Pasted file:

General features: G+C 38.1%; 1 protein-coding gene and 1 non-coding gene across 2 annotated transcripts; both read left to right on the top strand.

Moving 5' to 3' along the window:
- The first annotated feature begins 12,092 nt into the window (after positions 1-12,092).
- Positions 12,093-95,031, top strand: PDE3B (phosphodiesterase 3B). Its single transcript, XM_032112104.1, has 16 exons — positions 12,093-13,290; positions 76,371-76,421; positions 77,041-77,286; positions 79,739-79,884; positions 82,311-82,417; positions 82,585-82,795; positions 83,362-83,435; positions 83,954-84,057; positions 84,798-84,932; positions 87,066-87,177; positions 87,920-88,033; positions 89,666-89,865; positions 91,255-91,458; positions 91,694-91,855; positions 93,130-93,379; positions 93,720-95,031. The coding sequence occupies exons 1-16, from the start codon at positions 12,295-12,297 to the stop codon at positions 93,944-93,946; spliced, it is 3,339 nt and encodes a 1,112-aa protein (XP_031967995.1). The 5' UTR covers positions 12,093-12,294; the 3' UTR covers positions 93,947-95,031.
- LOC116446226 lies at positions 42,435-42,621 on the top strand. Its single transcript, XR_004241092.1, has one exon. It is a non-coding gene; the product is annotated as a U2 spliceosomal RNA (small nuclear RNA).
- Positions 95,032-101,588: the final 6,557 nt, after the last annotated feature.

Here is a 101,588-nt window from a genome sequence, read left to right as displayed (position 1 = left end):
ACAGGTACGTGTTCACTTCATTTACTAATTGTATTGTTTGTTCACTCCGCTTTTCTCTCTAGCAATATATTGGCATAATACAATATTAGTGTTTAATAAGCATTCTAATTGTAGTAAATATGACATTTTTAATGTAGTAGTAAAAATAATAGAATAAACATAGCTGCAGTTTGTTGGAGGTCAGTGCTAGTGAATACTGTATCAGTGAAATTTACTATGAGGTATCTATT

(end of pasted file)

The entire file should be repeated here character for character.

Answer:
General features: G+C 38.1%; 1 protein-coding gene and 1 non-coding gene across 2 annotated transcripts; both read left to right on the top strand.

Moving 5' to 3' along the window:
- The first annotated feature begins 12,092 nt into the window (after positions 1-12,092).
- Positions 12,093-95,031, top strand: PDE3B (phosphodiesterase 3B). Its single transcript, XM_032112104.1, has 16 exons — positions 12,093-13,290; positions 76,371-76,421; positions 77,041-77,286; positions 79,739-79,884; positions 82,311-82,417; positions 82,585-82,795; positions 83,362-83,435; positions 83,954-84,057; positions 84,798-84,932; positions 87,066-87,177; positions 87,920-88,033; positions 89,666-89,865; positions 91,255-91,458; positions 91,694-91,855; positions 93,130-93,379; positions 93,720-95,031. The coding sequence occupies exons 1-16, from the start codon at positions 12,295-12,297 to the stop codon at positions 93,944-93,946; spliced, it is 3,339 nt and encodes a 1,112-aa protein (XP_031967995.1). The 5' UTR covers positions 12,093-12,294; the 3' UTR covers positions 93,947-95,031.
- LOC116446226 lies at positions 42,435-42,621 on the top strand. Its single transcript, XR_004241092.1, has one exon. It is a non-coding gene; the product is annotated as a U2 spliceosomal RNA (small nuclear RNA).
- Positions 95,032-101,588: the final 6,557 nt, after the last annotated feature.

Here is a 101,588-nt window from a genome sequence, read left to right as displayed (position 1 = left end):
ACAGGTACGTGTTCACTTCATTTACTAATTGTATTGTTTGTTCACTCCGCTTTTCTCTCTAGCAATATATTGGCATAATACAATATTAGTGTTTAATAAGCATTCTAATTGTAGTAAATATGACATTTTTAATGTAGTAGTAAAAATAATAGAATAAACATAGCTGCAGTTTGTTGGAGGTCAGTGCTAGTGAATACTGTATCAGTGAAATTTACTATGAGGTATCTATT